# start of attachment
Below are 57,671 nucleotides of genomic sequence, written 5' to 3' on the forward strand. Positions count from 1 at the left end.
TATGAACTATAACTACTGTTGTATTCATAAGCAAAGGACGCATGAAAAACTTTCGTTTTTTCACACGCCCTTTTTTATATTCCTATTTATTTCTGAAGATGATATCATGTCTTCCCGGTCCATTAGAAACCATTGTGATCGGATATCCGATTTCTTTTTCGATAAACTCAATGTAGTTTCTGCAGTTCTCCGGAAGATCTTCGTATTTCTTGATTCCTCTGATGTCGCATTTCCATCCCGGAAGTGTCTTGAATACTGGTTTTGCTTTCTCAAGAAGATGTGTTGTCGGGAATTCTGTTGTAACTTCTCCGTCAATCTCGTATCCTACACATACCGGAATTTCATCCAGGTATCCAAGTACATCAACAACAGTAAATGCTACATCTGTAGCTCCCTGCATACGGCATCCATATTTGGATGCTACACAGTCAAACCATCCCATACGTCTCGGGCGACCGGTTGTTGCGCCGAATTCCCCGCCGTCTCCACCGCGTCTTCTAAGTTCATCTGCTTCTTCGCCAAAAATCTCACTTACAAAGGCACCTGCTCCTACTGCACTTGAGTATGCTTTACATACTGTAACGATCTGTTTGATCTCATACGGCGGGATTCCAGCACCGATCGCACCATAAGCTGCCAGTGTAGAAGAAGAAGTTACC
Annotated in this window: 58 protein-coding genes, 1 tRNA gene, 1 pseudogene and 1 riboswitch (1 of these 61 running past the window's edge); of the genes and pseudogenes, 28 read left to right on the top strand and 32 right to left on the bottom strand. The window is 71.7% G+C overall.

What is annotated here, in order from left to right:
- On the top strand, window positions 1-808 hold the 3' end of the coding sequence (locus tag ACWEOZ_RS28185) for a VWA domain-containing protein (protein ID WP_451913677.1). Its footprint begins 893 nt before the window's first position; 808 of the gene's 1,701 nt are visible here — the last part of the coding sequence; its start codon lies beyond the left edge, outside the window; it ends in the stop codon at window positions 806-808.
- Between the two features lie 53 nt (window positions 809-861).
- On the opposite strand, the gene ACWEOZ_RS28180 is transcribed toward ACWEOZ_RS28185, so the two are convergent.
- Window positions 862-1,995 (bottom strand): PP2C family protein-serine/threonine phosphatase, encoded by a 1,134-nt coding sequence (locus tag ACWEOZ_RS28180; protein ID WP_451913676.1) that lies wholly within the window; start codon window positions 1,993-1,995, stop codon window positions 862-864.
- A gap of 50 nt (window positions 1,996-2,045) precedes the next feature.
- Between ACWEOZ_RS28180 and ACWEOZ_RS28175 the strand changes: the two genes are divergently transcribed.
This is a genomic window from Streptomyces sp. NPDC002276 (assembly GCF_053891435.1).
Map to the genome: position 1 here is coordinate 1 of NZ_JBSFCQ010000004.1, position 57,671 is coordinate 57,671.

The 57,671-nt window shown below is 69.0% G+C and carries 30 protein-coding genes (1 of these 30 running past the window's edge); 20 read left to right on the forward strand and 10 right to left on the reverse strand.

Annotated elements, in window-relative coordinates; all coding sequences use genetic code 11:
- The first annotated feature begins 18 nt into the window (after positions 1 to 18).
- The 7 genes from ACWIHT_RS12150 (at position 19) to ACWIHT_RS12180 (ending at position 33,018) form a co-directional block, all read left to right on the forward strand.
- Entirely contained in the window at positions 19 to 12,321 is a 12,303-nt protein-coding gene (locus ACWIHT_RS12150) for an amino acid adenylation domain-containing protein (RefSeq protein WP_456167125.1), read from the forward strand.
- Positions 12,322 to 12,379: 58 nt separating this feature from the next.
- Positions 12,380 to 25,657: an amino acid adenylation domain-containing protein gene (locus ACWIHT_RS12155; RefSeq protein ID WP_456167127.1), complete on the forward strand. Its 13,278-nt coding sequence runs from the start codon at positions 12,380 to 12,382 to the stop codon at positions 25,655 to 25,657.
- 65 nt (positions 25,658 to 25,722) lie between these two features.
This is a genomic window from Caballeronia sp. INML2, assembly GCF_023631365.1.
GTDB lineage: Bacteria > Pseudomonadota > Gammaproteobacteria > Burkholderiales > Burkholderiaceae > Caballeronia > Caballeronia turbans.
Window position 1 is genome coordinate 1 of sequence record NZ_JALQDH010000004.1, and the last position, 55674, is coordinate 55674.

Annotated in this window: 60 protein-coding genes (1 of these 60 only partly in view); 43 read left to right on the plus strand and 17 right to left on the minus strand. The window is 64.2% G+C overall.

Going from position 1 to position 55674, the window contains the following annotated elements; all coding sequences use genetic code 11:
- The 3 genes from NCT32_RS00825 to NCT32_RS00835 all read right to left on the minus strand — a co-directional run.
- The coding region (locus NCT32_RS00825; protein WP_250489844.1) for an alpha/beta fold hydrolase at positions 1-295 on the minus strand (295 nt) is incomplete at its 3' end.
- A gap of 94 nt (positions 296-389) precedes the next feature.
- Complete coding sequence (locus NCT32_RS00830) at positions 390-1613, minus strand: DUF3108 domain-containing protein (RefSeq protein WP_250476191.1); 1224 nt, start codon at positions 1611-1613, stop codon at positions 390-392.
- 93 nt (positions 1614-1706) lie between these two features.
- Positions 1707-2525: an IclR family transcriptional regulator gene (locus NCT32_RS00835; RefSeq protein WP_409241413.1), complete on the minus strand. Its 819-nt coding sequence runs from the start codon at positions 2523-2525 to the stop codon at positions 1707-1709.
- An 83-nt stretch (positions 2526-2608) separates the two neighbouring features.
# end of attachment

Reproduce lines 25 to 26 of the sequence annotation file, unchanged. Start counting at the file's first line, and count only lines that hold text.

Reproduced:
Going from position 1 to position 55674, the window contains the following annotated elements; all coding sequences use genetic code 11:
- The 3 genes from NCT32_RS00825 to NCT32_RS00835 all read right to left on the minus strand — a co-directional run.